Since my childhood travels with my parents and sister in Western Europe, I've always been fascinated by borders. My interest intensified in my undergraduate program in European Studies. The history courses were served up in predictable chronological slices, starting with the so-called Middle Ages and proceeding through the Renaissance, the Protestant Reformation, the Enlightenment, the French Revolution and the wars and revolutions of the 19th century all the way to World War Two. Our textbooks often had the word “age” in the title—the “Age of the Bourgeoisie,” the “Age of the Puritans,” the “Age of Revolution,” and so on.
In line with current academic trends, the temporal slices came with toppings of social and economic history, but the basic recipe was military and political. It was a long list of wars fought between empires, kingdoms and principalities, or between religious factions, rebellions by nobles, peasants and workers, ceasefires and treaties, an endless succession of kings, queens, regents, prime ministers and rebel warlords, and just too many dates to remember. The British historian Arnold J. Toynbee, author of the sweeping 12-volume The Study of History (published over a quarter of a century) has the misfortune to be credited with the memorable phrase that history is “just one damned thing after another.” In fact, Toynbee believed exactly the opposite and used the phrase to critique other historians, who chronicled events but failed to analyze connections between them. For Toynbee, history was all about grand patterns, the rise and fall of world civilizations that transcended nations, races, dynasties, conflicts and changing borders.
I have some sympathy with the “just one damned thing after another” complaint because in order to present the big picture, the grand patterns in history, you need to know the small stuff. Besides all the dates and names, historians face daunting cartographic challenges. As all those empires, kingdoms and principalities fought, made peace and fought again, the maps kept changing as they grabbed portions of each other’s territory. I had to remember and date the changing borders of the Holy Roman, Austro-Hungarian, Napoleonic and Ottoman empires, Bismarck’s Germany, the shifting front lines of World War One, the faster moving battle maps of World War Two. Some areas of the map seemed to be constantly changing hands and color. One of my fellow students reached metaphorical exhaustion in a term paper when he described Alsace Lorraine, repeatedly fought over by France and Germany, as “the innocent filling between two hostile slices of bread.”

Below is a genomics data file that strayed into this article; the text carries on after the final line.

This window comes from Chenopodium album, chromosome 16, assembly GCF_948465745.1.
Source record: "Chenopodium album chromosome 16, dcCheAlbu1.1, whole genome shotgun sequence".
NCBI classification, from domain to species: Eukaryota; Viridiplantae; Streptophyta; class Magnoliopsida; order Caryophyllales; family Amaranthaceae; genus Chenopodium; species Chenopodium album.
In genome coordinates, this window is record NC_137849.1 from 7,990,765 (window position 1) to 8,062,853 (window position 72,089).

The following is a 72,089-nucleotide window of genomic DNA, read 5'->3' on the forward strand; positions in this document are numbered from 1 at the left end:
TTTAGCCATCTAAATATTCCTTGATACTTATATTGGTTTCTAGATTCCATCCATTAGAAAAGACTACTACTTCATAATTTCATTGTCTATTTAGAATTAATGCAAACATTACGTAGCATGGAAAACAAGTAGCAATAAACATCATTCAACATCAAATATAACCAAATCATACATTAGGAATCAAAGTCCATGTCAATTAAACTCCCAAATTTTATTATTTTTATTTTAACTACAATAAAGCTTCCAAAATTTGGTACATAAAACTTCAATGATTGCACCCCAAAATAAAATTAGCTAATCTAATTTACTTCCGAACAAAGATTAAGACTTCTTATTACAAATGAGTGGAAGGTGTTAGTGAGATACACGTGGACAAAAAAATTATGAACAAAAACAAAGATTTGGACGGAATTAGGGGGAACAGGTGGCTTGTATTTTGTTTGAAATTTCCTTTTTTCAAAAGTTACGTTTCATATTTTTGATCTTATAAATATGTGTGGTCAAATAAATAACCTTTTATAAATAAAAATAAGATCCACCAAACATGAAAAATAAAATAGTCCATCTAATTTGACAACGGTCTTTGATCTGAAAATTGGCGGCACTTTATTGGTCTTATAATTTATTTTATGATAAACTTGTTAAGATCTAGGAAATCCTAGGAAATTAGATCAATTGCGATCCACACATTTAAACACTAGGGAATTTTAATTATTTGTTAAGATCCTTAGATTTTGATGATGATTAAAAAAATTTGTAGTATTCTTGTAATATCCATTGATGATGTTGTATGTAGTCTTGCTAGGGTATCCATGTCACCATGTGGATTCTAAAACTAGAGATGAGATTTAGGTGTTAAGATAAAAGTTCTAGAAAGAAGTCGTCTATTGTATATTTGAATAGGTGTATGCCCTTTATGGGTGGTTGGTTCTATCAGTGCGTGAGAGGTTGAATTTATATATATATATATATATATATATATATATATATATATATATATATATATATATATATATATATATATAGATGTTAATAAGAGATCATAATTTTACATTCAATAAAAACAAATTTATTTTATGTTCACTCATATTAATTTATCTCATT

It was challenging enough to keep up with the shifting borders of European countries. When I opened the atlas and turned to other continents, the borders of some countries seemed to make no sense at all. Why were some strangely shaped, with portions of their territory protruding into other countries? Why were there straight-line borders, particularly in the Middle East and North Africa? Who on earth drew the borders this way, and why?
Mostly it was political leaders sitting around conference tables in European capitals, thousands of miles away from the lands they were dividing. The so-called “Scramble for Africa” began with the Berlin Conference of 1884-1885, where Britain, France, Germany, Portugal, Spain, Italy and the Ottoman Empire, each with its economic and geo-political goals, carved up the continent into spheres of influence.